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Calling for backup before it’s needed
Hospitals tackle “failure to rescue” errors
By Karen Lusky
From the November ACP Hospitalist, copyright © 2008 by the American College of Physicians
Preventable errors are at the forefront of many hospital administrators’ minds these days. Thanks to the growth of public reporting, Medicare’s do-not-pay list, and general concern about patient outcomes, every hospital is looking for the key to reducing errors.
But one of the most common preventable errors is also one of the most amorphous and difficult to tackle. “Failure to rescue” was one of the top three preventable errors found in hospitals in 2004-2006, accounting for 17% of total errors, according to a report from HealthGrades, a ratings organization for health care facilities and providers. “Failure to rescue,” said Michael A. DeVita, FACP, professor of critical care medicine at the University of Pittsburgh, “is the failure to identify patients with critical abnormalities and provide the resources necessary to prevent harm.” Although bed sores and post-operative clots accounted for more errors, failure to rescue caused the most deaths, since such errors are, by definition, fatal.
Obviously, no one means to be ignoring these critically ill patients. But what’s the best way to identify the inpatients in danger and get the necessary resources to them? Experts at hospitals around the country offered their varying solutions to the failure to rescue problem.
Set your triggers
The first step to preventing these errors is deciding, and making it clear to all staff, what signs and symptoms indicate that a patient may be at risk, experts said. New York Methodist Hospital has established triggers for vital signs and empowered all of their employees to take action on them. “Anyone, including a nurse’s aide, who feels that a patient’s condition has deteriorated, can use the triggers to call the response team,” said Suhail Raoof, FACP, chief of pulmonary and critical care medicine there.
DeKalb Medical Center in Decatur, Ga., uses triggers reflecting guidelines based on current literature, according to Nancy Curdy, RN, a clinical nurse specialist with the hospital’s quality institute. For example, a call could be triggered by a heart rate greater than 130 beats per minute or less than 40, systolic blood pressure less than 90 mm Hg, chest pain, or decreased level of consciousness. “But we also have a catchall criteria of ‘something concerns you about the patient’—which is the old ‘they just don’t look right,’” she said. Click here to view a form DeKalb Medical Center uses to track calls to their rapid response team.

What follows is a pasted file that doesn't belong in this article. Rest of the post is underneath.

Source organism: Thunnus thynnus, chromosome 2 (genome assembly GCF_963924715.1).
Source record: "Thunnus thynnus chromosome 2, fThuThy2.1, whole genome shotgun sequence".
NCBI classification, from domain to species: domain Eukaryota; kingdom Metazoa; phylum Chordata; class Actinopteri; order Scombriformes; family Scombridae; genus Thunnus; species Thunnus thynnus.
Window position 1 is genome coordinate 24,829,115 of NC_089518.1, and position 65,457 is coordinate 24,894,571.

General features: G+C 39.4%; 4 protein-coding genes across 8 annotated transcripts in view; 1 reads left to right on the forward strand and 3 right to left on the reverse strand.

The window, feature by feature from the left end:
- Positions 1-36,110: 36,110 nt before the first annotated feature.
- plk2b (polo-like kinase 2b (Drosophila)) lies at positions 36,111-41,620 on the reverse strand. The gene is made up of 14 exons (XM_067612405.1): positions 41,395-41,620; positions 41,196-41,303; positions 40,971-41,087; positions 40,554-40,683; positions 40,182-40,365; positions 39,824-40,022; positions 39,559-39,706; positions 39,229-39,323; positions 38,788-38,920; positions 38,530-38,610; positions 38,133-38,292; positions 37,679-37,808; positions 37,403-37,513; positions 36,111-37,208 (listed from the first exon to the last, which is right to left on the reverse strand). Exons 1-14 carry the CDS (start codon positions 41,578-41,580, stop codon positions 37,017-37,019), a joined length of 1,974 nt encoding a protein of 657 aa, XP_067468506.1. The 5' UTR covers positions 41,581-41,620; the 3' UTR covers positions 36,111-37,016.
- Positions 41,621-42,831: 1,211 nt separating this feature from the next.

Some hospitals use lab tests as part of their rapid response triggers. Close attention to certain lab results can have a clear impact on outcomes, according to Dr. DeVita. For example, hospitals that don’t respond quickly to a low or high potassium value have more cardiac arrests, he said.
Mitchell M. Levy, MD, professor of medicine at Brown University School of Medicine, suggested there’s a role for using lactate to help identify patients at high risk for sepsis, a condition where a patient can appear relatively stable one minute and in need of life support the next.
“Even in the absence of low blood pressure, a lactate greater than 4 mmol/L identifies a group of patients at high risk,” said Dr. Levy.
Part of using a trigger system effectively involves knowing who’s at high risk for deterioration so that staff can monitor those patients more closely on general wards.
Flagging patients at high risk for sepsis involves identifying those with infection at risk for getting worse, for example, patients with community-acquired pneumonia or comorbidities such as lung disease, diabetes or cancer, Dr. Levy said. The first 24 hours after admission are also critical. “Say the person’s blood pressure where it was normally 130 and now it’s 110. If that doesn’t get better in 24 hours, that patient is at high risk.”
Nurses are key